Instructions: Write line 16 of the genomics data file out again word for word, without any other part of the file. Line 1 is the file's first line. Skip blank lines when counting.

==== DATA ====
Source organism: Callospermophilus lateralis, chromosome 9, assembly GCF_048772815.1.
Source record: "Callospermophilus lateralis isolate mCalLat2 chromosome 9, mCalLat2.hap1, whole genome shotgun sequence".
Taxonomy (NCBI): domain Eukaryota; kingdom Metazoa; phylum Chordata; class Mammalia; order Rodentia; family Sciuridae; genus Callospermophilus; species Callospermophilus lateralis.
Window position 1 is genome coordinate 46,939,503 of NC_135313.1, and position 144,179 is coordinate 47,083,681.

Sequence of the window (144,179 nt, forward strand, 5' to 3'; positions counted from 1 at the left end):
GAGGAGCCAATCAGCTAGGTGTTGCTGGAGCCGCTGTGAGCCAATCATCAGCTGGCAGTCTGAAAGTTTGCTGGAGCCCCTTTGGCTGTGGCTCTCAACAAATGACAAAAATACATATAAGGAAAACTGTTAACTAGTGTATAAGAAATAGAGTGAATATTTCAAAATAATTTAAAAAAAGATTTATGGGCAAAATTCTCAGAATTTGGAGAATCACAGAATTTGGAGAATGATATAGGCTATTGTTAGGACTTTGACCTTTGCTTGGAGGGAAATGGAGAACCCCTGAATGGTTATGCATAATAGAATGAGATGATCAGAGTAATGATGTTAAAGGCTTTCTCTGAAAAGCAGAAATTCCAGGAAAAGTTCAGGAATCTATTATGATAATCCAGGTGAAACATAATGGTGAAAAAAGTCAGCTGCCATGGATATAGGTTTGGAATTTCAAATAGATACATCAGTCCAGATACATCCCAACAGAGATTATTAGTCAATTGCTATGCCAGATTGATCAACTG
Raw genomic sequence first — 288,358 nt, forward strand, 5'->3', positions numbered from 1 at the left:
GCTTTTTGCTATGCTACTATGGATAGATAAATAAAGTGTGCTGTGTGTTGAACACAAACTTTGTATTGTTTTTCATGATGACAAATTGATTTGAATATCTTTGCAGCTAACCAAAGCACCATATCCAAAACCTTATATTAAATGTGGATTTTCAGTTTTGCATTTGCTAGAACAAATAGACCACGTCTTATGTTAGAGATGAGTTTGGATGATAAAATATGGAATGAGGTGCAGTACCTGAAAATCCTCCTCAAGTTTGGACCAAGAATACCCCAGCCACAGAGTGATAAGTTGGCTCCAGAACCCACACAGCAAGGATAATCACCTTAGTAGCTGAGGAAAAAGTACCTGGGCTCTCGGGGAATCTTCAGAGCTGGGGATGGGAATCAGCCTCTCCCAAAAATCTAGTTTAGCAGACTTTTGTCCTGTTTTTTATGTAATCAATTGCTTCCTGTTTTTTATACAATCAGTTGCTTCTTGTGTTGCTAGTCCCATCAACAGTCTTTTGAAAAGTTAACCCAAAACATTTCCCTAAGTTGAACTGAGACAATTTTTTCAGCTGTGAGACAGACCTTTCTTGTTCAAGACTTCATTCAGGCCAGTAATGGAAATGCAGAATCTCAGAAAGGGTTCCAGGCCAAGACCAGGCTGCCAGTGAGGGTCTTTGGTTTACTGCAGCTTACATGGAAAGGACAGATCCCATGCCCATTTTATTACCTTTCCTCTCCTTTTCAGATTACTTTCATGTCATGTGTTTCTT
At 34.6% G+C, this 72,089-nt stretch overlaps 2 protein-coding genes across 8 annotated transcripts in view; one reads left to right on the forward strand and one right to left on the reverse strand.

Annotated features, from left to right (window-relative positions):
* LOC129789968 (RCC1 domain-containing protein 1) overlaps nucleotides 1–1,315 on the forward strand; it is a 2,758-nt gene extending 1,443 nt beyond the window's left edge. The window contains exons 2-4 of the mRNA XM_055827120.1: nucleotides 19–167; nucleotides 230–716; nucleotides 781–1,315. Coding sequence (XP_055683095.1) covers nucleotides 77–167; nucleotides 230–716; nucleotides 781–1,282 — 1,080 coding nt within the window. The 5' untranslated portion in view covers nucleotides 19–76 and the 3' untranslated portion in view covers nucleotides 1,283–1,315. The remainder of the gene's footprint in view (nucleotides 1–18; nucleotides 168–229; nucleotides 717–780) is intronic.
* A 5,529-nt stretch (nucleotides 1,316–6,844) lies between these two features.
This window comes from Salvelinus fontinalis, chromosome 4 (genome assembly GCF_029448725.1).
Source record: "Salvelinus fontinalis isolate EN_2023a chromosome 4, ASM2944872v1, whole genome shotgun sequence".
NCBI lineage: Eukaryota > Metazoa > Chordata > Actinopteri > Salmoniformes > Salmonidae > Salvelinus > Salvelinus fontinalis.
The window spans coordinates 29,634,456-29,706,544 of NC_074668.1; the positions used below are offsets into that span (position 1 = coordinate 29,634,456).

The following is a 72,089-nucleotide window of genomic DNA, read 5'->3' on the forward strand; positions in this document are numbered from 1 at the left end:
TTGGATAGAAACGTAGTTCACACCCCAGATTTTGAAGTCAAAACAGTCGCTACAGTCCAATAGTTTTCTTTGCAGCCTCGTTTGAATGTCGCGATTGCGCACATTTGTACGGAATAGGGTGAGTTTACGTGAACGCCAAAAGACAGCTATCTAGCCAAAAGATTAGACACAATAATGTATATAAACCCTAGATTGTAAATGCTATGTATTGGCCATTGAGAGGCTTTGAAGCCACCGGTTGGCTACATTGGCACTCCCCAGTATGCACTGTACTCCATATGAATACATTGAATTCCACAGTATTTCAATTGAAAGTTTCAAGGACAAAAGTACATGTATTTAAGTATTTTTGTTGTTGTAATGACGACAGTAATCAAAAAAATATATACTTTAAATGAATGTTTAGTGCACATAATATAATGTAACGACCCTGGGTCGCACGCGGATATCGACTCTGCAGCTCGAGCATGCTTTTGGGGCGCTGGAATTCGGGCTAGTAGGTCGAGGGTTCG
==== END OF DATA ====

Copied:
The window spans coordinates 29,634,456-29,706,544 of NC_074668.1; the positions used below are offsets into that span (position 1 = coordinate 29,634,456).